HL Deb 13 June 1939 vol 113 cc439-48

Order of the Day for the House to be put into Committee on re-commitment of the Bill read.

4.17 p.m.


My Lords, in moving that the House do resolve itself into Committee on this Bill, I may remind your Lordships that the Bill has already been submitted to and examined by a strong Select Committee which, under the Chairmanship of the noble and learned Lord, Lord Romer, has made material alterations in it. These Amendments are intended to remove, and I hope and believe have removed, the objections and anxieties which were expressed by some of your Lordships on the Second Reading of the Bill. Undoubtedly the Bill in its present form is in some ways much improved, and should be of greater assistance when application is made to the Court. In addition to that, I think it is true to say that the interests of the remainder man have now been wholly and fully safeguarded. But I think I ought to say that in the opinion of the National Trust it is doubtful whether so many great houses will come to the State from the Bill in its amended form as would have come under the Bill as it was originally drafted. Nevertheless, in view of the difficulty of obtaining legislation of this character and the congested condition of Parliamentary business, the National Trust have decided to proceed with the amended Bill, believing that it is worth their while to do so even if a certain number of entailed estates fail to be saved from the inevitable destruction which will be their fate if their owners are either unwilling or unable to take advantage of this Bill. I beg to move.

Moved, That this House do now resolve itself into Committee.—(Viscount Esher.)

On Question, Motion agreed to.

House in Committee accordingly:

[The EARL OF ONSLOW in the Chair.]

4.19 p.m.


My Lords, as one who moved the original rejection of this Bill, I should like to take this opportunity of thanking my friend the noble Marquess, Lord Zetland, and his society for the Amendments which were proposed to the Select Committee and which have now been very largely embodied in the Bill. My colleagues and I feel that the greater part of our objections to the Bill have now been met, and I regret that more of my colleagues are not here with us to-day to express their thanks; but no doubt they are treading pastures which perhaps will not be required to come under the good offices of the National Trust.

4.20 p.m.


My Lords, as one who took a certain part in the course which was followed by your Lordships, and was very dissatisfied, as I explained to the House, with the Bill as it was presented on the first occasion, I think perhaps I ought to say a few words now. In particular I ought to say them having very carefully examined the amended Bill as it comes from the Select Committee and is now in your Lordships' hands. That Bill removes, I think, practically all the objections which I voiced before your Lordships in reference to the Bill as it was originally framed. In particular I may mention, without going into details, first, the large alterations that have been made with reference to the lease by the National Trust, which is to replace in the hands of trustees of the settlement the mansion house and grounds and certain lands occupied and enjoyed therewith; and, secondly, the provisions that are to be found in Clause 7 of the Bill with regard to the various matters to which the Court is to have regard in considering an application to approve the proposed transaction. I need not go into any detail on that matter, because I see here my noble and learned friend Lord Romer, the Chairman of the Select Committee, who no doubt will explain to your Lordships any material point in the measure as it now exists to which your Lordships' attention should be drawn.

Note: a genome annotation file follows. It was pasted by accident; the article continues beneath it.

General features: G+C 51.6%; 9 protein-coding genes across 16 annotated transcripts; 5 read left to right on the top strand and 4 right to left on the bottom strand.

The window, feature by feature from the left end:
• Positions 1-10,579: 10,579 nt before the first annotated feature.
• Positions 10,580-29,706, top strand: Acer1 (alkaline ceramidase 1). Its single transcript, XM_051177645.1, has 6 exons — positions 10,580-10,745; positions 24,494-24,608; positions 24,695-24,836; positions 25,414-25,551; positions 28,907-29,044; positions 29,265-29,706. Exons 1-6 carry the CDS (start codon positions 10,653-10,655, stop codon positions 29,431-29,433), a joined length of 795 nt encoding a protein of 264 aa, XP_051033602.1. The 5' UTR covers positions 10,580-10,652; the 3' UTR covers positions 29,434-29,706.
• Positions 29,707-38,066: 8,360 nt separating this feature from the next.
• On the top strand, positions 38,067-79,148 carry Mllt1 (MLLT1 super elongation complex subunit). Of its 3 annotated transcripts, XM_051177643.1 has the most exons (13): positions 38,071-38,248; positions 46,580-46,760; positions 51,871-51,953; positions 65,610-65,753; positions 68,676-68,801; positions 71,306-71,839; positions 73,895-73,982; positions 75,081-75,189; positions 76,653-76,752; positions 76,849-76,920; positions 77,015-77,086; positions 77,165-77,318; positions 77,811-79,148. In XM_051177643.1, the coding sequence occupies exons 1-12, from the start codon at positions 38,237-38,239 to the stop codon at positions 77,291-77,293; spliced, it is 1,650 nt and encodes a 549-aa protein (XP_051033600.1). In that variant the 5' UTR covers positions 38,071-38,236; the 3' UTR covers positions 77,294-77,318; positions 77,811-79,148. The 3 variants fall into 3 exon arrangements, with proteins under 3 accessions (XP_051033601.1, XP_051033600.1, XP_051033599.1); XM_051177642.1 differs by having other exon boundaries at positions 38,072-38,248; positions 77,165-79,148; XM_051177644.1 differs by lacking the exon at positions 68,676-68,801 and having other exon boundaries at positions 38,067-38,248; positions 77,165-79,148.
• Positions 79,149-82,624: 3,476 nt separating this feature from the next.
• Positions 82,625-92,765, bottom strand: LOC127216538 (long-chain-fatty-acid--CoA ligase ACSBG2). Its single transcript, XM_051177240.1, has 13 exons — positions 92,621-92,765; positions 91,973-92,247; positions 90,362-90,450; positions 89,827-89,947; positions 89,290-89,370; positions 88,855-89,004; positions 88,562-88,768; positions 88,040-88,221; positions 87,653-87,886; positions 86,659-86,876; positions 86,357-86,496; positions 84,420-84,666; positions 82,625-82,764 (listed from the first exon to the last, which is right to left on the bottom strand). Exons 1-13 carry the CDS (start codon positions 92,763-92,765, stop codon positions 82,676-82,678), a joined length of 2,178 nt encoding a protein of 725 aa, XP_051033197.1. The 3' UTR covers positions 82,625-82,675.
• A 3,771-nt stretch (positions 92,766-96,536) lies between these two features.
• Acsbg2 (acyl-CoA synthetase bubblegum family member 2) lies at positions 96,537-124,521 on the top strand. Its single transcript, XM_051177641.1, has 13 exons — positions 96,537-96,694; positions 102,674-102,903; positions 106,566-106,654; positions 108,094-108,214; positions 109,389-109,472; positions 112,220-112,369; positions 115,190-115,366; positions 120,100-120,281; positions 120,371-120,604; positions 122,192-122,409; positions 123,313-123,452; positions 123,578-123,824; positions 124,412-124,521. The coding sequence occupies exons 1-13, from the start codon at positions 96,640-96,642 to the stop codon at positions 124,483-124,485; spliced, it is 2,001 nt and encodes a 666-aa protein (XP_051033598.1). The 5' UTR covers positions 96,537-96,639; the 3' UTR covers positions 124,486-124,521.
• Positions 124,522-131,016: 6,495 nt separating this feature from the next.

I will only say one thing more, and that is with reference to the position of the trustees under the Bill if the Bills turned into an Act, because I know that that is a matter which has exercised the minds of some of your Lordships. I apprehend that if a trustee is asked to assent to the proposed transactions, and if his powers are not abruptly taken away from him by a request from some person who is sui juris not to consent to the transaction, that trustee is quite at liberty to say: "The question is one of such difficulty that I am unable to consent, and accordingly I shall take the course of leaving the matter to the Court" That is the only addition that I have to make to the few words which I have addressed to your Lordships. So far as I am concerned, I think the measure is one which your Lordships would do well to accept.

4.25 p.m.


My Lords, it has been intimated to me that it might be of assistance to your Lordships if I explained, as shortly as may be, the Amendments that have been made in this Bill, since it received the Second Reading in your Lordships' House, by the Select Committee over which I had the privilege of presiding as Chairman. The greater part of the Amendments which were introduced in the Select Committee are Amendments of a drafting nature, or Amendments of a merely explanatory character. The vital Amendments are really comparatively few in number. In fact I think I may say that there is only one vital Amendment, and that will be found in Clause 5 of the Bill.

Before referring to Clause 5 I would call your Lordships' attention to the fact that under Clause 3 a tenant for life under a setttlement is given power to grant, gratuitously or otherwise, to the National Trust the principal mansion house on the settled land, and any lands occupied or enjoyed for the purposes of agriculture sport or afforestation the acquisition of which in the opinion of the Council is necessary or desirable for preserving the amenities of the principal mansion house. … Those lands are for convenience referred to in the Bill now as "the amenity lands." Everyone knows that the National Trust is not in a position to purchase all those old country houses which it would desire to acquire, and there is no doubt that although Clause 3, subsection (1), says a tenant for life may grant, gratuitously or otherwise, the mansion house and amenity lands, he will in fact grant them gratuitously. An owner in fee simple, an absolute owner, can, of course, do what he likes with his property; but a tenant for life of settled lands cannot defeat the interests of those who are to come after him, and therefore cannot give away settled land without receiving anything as compenstion. The compensation that is to be received by those who come after the tenant for life is the lease, which is referred to in Clause 4, paragraph (c). That will be a lease for a number of years, the number of which will be determined by the Court or trustees, without whose consent this transaction cannot take place.